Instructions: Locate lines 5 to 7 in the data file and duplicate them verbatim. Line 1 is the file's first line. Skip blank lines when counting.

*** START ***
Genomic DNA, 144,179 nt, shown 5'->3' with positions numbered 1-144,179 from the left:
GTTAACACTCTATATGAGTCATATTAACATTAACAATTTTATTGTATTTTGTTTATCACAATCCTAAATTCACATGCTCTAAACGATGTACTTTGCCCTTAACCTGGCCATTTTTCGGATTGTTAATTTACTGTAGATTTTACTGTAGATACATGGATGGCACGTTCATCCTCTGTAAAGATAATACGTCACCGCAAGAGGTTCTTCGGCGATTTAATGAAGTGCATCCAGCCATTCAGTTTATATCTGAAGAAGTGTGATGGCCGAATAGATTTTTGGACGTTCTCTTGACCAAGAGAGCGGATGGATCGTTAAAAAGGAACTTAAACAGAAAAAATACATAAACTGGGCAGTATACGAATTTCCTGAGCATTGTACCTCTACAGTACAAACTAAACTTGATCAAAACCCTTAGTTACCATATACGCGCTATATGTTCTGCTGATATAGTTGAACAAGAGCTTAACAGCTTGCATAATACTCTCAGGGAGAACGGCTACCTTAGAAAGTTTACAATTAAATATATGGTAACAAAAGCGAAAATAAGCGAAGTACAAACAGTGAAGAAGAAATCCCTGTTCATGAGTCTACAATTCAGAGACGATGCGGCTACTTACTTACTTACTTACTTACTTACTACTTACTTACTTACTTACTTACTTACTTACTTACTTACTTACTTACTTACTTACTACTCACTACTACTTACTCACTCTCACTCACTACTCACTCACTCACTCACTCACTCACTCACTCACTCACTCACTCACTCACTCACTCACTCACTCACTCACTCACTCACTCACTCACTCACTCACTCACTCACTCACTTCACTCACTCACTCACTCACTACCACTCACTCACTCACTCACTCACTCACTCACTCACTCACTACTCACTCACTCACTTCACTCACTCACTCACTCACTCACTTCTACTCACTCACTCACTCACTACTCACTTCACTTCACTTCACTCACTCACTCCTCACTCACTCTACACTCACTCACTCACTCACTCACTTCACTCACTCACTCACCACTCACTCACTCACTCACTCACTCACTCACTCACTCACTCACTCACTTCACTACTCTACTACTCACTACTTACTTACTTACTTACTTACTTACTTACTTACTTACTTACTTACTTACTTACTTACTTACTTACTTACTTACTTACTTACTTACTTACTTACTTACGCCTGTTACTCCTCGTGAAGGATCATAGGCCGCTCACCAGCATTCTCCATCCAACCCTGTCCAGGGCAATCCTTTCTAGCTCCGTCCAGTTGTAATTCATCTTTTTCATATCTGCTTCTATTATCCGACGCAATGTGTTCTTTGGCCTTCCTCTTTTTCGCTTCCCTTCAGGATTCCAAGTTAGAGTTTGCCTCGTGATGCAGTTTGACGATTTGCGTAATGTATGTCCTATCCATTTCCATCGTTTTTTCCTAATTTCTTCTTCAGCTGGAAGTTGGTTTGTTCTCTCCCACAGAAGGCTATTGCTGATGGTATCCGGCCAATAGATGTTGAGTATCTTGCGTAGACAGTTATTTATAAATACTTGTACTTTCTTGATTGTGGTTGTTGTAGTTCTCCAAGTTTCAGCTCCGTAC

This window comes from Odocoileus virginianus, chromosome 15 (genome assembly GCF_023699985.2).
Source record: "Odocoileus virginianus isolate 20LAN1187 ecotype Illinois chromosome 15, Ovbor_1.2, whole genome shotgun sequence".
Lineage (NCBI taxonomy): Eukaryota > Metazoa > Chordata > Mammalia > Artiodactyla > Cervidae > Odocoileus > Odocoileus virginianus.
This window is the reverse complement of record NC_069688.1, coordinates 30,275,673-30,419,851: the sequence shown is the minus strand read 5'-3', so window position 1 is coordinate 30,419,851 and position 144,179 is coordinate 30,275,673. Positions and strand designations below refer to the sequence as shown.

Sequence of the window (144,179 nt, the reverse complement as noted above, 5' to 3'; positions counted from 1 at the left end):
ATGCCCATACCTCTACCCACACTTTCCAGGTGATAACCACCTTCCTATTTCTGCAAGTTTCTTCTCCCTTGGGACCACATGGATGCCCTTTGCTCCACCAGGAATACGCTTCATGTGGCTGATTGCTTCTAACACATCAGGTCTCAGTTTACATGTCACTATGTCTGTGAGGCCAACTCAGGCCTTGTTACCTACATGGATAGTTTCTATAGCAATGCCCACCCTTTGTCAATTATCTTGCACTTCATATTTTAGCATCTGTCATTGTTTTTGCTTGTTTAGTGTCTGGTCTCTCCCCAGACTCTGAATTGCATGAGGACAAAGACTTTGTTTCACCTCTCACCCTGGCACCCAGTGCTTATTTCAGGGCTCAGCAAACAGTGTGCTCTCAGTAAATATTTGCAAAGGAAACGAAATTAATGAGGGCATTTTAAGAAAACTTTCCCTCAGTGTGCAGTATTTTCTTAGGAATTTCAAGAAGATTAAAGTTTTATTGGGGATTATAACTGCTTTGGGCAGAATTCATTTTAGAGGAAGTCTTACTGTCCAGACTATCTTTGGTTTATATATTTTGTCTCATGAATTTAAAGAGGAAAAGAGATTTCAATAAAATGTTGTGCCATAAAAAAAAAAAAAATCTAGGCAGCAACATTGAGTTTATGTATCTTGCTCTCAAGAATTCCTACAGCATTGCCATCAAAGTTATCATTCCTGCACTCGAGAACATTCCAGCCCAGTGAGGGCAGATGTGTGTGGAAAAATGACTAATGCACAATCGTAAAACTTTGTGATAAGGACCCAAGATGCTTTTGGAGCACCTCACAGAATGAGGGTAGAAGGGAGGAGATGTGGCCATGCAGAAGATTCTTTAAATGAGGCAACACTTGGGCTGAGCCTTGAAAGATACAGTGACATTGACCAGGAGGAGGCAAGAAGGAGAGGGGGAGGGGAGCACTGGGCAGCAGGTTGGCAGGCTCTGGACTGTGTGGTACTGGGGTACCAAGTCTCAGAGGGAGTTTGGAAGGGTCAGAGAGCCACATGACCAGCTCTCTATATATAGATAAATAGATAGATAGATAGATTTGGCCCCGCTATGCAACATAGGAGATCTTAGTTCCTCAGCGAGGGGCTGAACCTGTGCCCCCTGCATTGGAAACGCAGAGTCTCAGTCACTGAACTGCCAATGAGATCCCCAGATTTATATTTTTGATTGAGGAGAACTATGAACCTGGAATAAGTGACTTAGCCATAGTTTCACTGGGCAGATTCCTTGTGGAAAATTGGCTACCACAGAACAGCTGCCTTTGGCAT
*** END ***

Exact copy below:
Lineage (NCBI taxonomy): Eukaryota > Metazoa > Chordata > Mammalia > Artiodactyla > Cervidae > Odocoileus > Odocoileus virginianus.
This window is the reverse complement of record NC_069688.1, coordinates 30,275,673-30,419,851: the sequence shown is the minus strand read 5'-3', so window position 1 is coordinate 30,419,851 and position 144,179 is coordinate 30,275,673. Positions and strand designations below refer to the sequence as shown.

Sequence of the window (144,179 nt, the reverse complement as noted above, 5' to 3'; positions counted from 1 at the left end):